Written by: Michael Den Boer on March 16th, 2007
Theatrical Release Dates: Italy, 1978
Director: Franco Prosperi
Cast: Florinda Bolkan, Ray Lovelock, Flavio Andreini, Stefano Cedrati, Sherry Buchanan
DVD released: March, 2007
Approximate running time: 86 mins
Aspect Ratio: 2.35:1 Anamorphic Widescreen
Sound: Dolby Digital mono
DVD Release: Sazuma Productions
Region Coding: Region 2 PAL
Retail Price: $29.95
Synopsis: Sister Cristina (Florinda Bolkan) and a group of students tranquil vacation at a remote beach house is interrupted by a trio of bank robbers on the run from the law. Trapped and held prisoner Sister Cristina and her students are beaten, raped and demoralized by the three fugitives. When hopelessness sets in Sister Cristina renounces god and takes revenge against the three fugitives.
When a film is successful there always seems to be many imitators that spawn in its wake. The Last House on the Beach is yet another film that is clearly influenced by the Wes Craven film Last House on the Left. Other similar Italian knock offs include The Night Train Murders and House on the Edge of the Park. Out of these Italian “Last House” clones The Last House on the Beach in tone and content is the closest to Craven’s Film. It is downright nasty and lacks any of humor which was a main part of House on the Edge of the Park’s charm.
The Last House on the Beach was directed by Franco Prosperi who most cult film fans known from his work on the Mondo Cane films and he also directed the Franco Nero Thriller Professional Killer. The film makes excellent use of its minimal locations and every frame is perfectly composed and photographed. One technique that was interesting the first time it was used in the film and wore out its welcome upon subsequent times used later in the film is the use of slow motion during rape scenes. Also if there is a unique or different way to rape someone this film most likely sues it as every rape is done differently.
The story is pretty standard rape and revenge with a few new twists like adding nun into the mix for religious connotations. One thing that rubbed me the wrong way about the plot was how the three bank robbers were not that focused on fixing their car and getting away. They all seemed to be hot and bothered by the ladies they held hostage and every time they tried to rape another it only further dug their graves. Also Aldo’s two sidekicks are portrayed from the get go as loose cannon while he is shown almost like the good guy who just happens to be with them. This feels a bit forced especially since Aldo is actually the most rotten of the three.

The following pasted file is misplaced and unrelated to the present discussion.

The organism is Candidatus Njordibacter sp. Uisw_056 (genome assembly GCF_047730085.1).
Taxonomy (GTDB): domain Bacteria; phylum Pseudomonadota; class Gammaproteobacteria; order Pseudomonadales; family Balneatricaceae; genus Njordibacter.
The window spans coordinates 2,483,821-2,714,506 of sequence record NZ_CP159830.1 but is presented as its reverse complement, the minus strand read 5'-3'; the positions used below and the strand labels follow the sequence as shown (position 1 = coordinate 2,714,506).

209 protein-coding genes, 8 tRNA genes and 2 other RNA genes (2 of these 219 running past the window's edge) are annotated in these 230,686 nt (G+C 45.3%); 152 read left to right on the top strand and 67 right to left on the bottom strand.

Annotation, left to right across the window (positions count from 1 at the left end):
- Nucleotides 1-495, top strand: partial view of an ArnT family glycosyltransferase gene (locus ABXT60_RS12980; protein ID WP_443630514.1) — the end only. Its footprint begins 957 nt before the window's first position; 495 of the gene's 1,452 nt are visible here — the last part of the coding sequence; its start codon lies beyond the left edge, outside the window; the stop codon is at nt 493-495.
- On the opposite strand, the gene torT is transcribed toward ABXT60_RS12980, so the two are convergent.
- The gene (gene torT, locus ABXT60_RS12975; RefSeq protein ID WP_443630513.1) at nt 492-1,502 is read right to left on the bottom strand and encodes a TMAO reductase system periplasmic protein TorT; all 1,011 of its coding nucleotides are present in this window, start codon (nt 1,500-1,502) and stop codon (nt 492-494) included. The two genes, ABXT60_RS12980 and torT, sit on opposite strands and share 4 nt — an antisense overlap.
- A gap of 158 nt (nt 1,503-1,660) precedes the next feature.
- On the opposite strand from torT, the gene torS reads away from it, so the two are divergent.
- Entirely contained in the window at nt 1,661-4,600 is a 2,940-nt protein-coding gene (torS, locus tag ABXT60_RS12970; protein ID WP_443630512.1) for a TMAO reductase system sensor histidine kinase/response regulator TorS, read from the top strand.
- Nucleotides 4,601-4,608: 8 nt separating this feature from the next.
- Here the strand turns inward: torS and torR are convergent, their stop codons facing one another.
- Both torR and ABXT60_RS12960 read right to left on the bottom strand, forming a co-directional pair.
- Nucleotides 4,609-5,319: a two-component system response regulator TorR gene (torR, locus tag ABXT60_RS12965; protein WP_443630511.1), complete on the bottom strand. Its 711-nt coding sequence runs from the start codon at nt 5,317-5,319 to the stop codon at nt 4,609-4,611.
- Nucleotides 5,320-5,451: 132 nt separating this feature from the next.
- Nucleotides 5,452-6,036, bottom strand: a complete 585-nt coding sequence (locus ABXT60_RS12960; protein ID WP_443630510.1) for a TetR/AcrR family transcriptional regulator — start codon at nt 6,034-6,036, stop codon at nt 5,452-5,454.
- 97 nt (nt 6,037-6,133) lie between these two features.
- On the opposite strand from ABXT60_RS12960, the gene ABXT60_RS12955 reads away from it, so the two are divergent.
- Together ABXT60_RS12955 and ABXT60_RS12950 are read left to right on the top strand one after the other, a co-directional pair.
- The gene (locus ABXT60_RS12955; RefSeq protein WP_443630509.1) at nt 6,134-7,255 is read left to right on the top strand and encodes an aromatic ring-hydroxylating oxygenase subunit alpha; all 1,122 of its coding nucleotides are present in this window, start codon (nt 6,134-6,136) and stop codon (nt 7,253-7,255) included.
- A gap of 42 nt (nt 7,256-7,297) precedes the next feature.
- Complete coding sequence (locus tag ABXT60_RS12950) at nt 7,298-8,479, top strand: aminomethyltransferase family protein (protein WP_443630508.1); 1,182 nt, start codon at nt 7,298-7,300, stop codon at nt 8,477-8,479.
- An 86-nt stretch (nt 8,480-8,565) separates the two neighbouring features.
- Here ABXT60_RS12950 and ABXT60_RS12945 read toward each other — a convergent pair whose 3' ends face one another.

The cast all do a good job with the two leads Florinda Bolkan as Sister Cristina and Ray Lovelock as Aldo being the only two fleshed out characters that had any depth to them. Florinda Bolkan really shines as her performances starts off very low key before fully blossoming in the final act. Ray Lovelock has given better performances still his performance as Aldo is more than satisfactory. All the actresses chosen to play the students are all very attractive and serve as nothing more than props. The films score is diverse as it perfectly balances more up tempo numbers with softer/sweeter motifs. Overall The Last House on the Beach is nothing more than down and dirty exploitation as its finest.
The Last House on the Beach is presented in an anamorphic widescreen that preserves the films original 2.35:1 aspect ratio. The sourced material used is nearly flawless and the end result is spectacular as colors are vivid and details are razor sharp.
This release comes with three audio options Italian, German and English. All audio mixes are presented in a Dolby Digital mono. All audio mixes are free of any defects and dialog is clear and easy to understand. Music and effects sound evenly balanced. Removable English subtitles that are easy to read and follow.
Extras for this release include gallery of posters/stills, Italian and German release trailers and an alternate German opening credits. Other extras for this release include liner notes about the film written by Christian KeBler and the films entire score on a separate CD. Rounding out the extras is a twenty eight minute interview with actor Ray Lovelock titled “Holy Beauty vs. The Evil Beasts”. The first part of the interview is spent with Lovelock discussing the origin of his name and how he got into acting. The remainder of the interview he talks The Last House on the Beach. This release comes with a hidden extra feature which can be found on the extras page when you scroll over Lovelocks profile image. The extra is essentially a Karaoke version of the song that Lovelock sings in the film titled “Place for the Landing”.
Despite only having released a handful of titles so far Sazuma continues to churn out top notch DVD releases of rare cult films. The Last House on the Beach gets a fully loaded release which also comes with an exceptional audio/video presentation, highly recommended.
For more information about The Last House on the Beach visit Sazuma here.